RED WING, Minn., June 5 /PRNewswire/ -- A Minnesota Indian tribe is
again echoing the need for a national nuclear waste repository following
the formal license application to build an underground storage facility at
Yucca Mountain. High-level, radioactive nuclear waste from the nation's
nuclear power plants is currently accumulating at 'temporary' storage sites
in 39 different states.
Located just 600 yards from 24 large containment units of highly
radioactive spent nuclear fuel, the Prairie Island Indian Community in Red
Wing, Minn. is among the closest communities in the country to a temporary
waste site. According to the Department of Energy, there are 125 of these
facilities throughout the United States and more than 169 million Americans
reside within 75 miles of them.
"The recent filing with the Nuclear Regulatory Commission is an
important step forward in establishing a permanent storage facility for the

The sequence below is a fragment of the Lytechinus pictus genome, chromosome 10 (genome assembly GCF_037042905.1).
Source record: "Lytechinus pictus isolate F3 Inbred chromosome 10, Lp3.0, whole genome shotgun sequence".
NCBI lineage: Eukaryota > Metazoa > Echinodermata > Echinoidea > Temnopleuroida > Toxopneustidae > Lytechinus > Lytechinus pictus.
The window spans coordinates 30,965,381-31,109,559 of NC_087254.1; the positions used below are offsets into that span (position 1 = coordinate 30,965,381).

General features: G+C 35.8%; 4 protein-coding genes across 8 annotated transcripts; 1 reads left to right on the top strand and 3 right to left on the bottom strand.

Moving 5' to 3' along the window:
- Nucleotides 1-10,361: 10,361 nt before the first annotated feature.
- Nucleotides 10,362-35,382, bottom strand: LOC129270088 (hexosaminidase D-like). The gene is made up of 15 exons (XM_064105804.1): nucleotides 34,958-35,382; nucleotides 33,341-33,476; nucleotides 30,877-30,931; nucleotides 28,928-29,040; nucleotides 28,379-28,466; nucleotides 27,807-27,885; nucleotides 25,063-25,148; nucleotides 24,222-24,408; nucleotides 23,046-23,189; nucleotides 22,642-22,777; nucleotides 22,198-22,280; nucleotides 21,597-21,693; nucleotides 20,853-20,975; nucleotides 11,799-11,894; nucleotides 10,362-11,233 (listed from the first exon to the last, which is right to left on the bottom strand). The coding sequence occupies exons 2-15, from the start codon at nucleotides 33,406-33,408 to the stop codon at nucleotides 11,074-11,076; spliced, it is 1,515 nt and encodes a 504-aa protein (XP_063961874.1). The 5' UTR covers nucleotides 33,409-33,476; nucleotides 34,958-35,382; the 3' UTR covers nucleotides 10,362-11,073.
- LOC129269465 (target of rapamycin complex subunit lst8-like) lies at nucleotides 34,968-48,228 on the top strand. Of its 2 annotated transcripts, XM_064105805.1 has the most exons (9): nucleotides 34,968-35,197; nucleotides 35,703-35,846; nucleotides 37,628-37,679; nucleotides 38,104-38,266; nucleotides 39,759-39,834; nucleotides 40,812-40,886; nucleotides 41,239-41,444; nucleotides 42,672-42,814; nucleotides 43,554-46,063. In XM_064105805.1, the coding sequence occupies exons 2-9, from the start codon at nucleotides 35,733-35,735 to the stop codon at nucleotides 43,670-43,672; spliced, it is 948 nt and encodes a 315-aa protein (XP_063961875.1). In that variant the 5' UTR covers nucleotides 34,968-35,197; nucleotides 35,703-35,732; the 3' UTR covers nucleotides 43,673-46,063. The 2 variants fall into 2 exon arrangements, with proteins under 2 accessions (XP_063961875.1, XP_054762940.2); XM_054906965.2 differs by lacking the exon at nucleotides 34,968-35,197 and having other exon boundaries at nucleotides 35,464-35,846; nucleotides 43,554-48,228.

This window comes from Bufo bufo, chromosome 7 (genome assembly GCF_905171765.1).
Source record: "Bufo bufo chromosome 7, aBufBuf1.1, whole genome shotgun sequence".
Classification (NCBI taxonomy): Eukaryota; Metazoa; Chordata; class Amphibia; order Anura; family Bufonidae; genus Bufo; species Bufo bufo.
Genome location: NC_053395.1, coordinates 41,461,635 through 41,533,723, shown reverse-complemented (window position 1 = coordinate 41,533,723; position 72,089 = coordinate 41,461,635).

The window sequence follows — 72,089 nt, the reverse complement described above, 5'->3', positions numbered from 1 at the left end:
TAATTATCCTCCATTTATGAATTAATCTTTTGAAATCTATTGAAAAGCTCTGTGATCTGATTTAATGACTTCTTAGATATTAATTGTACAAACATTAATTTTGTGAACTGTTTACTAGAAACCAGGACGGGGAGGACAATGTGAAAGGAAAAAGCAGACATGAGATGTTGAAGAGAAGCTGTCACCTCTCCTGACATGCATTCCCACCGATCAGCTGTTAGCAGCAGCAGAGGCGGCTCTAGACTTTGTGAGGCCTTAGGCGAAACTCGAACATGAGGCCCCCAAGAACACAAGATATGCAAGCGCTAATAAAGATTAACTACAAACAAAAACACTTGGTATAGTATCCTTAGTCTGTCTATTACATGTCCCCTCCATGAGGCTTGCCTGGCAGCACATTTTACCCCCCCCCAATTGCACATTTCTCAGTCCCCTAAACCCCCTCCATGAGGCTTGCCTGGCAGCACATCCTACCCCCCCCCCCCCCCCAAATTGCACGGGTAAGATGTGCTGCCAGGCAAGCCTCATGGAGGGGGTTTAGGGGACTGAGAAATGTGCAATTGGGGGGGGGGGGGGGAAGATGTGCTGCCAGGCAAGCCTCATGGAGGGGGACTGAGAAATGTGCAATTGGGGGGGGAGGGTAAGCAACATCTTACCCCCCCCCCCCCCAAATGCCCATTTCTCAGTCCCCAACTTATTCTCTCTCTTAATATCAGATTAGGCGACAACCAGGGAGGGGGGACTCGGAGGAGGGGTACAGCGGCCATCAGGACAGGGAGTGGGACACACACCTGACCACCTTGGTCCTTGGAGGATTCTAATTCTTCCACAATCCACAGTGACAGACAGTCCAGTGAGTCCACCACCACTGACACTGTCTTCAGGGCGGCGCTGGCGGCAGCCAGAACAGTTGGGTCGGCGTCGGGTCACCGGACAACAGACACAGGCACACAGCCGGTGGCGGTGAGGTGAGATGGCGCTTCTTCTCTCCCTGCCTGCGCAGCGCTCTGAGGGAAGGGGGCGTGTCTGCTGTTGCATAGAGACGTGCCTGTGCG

nation's nuclear waste," said Prairie Island Tribal Council President Ron
Johnson. "We urge Congress to commit to a national storage solution and
continue funding this vital effort."
Developing a safe, permanent storage facility for spent nuclear fuel is
critical to the health and welfare of the millions of Americans currently
living near temporary storage sites and the federal government is required
by the National Nuclear Waste Storage Act to establish an underground
"Prairie Island believes the federal government must deliver on its
promise to move the nation's nuclear waste to a safe, secure facility
before it embraces the apparent nuclear power renaissance and turns to
nuclear power as a preferred energy source for this country," said Johnson.
"Until a permanent storage site is developed, it is irresponsible to
consider building new nuclear power plants."
About Prairie Island
Prairie Island is located in southeastern Minnesota along the banks of
the Mississippi River, approximately 50 miles from the Twin Cities of
Minneapolis and St. Paul. Twin nuclear reactors and two dozen large cement
nuclear waste storage casks sit just 600 yards from Prairie Island tribal
homes. As many as 35 additional casks will be added in the coming years.
The only evacuation route off the Prairie Island is frequently blocked by
passing trains. The tribe has been fighting to have the nuclear waste
removed since 1994 when the state of Minnesota first allowed Xcel Energy to
store the waste near its reservation.
SOURCE Prairie Island Indian Community